How to maintain a gravel drive.

Gravel driveways need maintenance. It’s simply a fact of life. And the better job you do of maintaining a gravel drive, the better it will serve you, season after season.

At Frontier, we often say “every season has its tasks, and every task has its tool.” When it comes to maintaining a gravel drive, we believe there are really just two seasons – getting ready for winter, and recovering from winter.

Getting ready for winter. Prepare your gravel drive for winter in the late fall. There are a couple ways to do this, with one option being to use a rear blade. Set the rear blade level with the ground and at a sharp angle relative to the tractor. Working along the edge of your drive, use the rear blade to pull gravel that has been pushed off the edges back toward the center of the drive. Then, adjust your rear blade to be perpendicular to the tractor and reversed so the cutting edge of the blade points backward. Use the rounded edge of the blade to spread the gravel evenly over the surface of the drive, which will also help fill in those tire tracks that were created over the course of the winter.

Another approach to maintaining a gravel drive is to use a land plane. When you’re on site and ready to work, with the land plane on the ground, set your 3-point in “float” position. Since the 3-point doesn’t exert any down pressure, your land plane will now float along the surface of the ground. Beginning in the center of your drive, run the land plane over the surface. Gravel and other material will begin to accumulate in the interior of the land plane. As it fills, the gravel will begin to spread out evenly over the surface of the drive. Make several passes until you’ve covered the entire drive from edge to edge and created a smooth, even surface.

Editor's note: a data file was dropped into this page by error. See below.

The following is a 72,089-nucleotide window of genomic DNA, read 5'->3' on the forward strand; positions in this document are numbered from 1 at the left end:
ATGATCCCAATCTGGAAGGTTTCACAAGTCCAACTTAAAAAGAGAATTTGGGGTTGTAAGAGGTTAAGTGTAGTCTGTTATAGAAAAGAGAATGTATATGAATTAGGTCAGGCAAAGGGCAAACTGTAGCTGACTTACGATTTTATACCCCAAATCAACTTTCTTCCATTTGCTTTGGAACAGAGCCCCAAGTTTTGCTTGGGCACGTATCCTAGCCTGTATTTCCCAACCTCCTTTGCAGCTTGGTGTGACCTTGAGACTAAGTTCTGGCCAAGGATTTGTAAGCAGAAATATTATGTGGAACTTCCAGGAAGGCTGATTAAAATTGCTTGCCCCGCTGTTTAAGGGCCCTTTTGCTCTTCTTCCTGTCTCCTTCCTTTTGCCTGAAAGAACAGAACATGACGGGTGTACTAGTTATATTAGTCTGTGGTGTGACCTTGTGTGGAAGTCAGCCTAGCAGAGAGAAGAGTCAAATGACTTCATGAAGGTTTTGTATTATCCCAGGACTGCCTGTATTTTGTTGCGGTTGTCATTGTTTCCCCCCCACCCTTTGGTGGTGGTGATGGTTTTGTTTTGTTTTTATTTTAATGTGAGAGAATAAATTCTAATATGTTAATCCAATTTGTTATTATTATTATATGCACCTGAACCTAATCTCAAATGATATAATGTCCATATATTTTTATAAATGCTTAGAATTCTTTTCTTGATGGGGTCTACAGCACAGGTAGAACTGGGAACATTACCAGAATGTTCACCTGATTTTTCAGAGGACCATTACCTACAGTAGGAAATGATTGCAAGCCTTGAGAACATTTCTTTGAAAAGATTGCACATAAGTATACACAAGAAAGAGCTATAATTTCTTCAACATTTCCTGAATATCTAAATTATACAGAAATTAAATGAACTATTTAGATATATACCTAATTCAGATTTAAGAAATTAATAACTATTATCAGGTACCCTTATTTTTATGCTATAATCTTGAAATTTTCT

Assuming your drive was in relatively good shape to start with, you should be ready for winter.

Recovering from winter. If you’ve scraped snow off your drive during the winter, then you may have pushed a good amount of gravel off the edges, as well. Spring is a good time to pull that gravel out of the ditches or grassy areas along your drive. A loader mount rotary broom with optional gauge wheels is a good tool to use for this. Then you’ll repeat one of the processes described above.

Depending on how well the gravel has fared over the winter, you may also need to add a top dressing of gravel to your drive at this time. You can order a load of gravel delivered to you, which you can draw from and spread yourself as the need arises. A 4-in-1 bucket and tractor loader will be indispensable for moving this gravel from its storage place to the drive. Then use your rear blade to spread it from center to edge.

Or, you can have a load of gravel tailgated onto your drive. The gravel truck driver will spread the gravel out of a dump truck tailgate directly onto your drive as it moves from one end of the drive to the other. The result should be a smooth blanket of new gravel. You can then use your rear blade or land plane again to shape it as needed.

And remember, always read the Operator’s Manual before operating any piece of equipment and follow all operating and safety instructions.

Helpful Links:

How to repair a gravel driveway

Frontier Rear Blades

Frontier Land Planes 

Frontier Landscape Implements 

Frontier Loader Attachments 

Notes From The Field: How To Gravel A Country Lane. (Video)

John Deere Tractors

Locate Your Dealer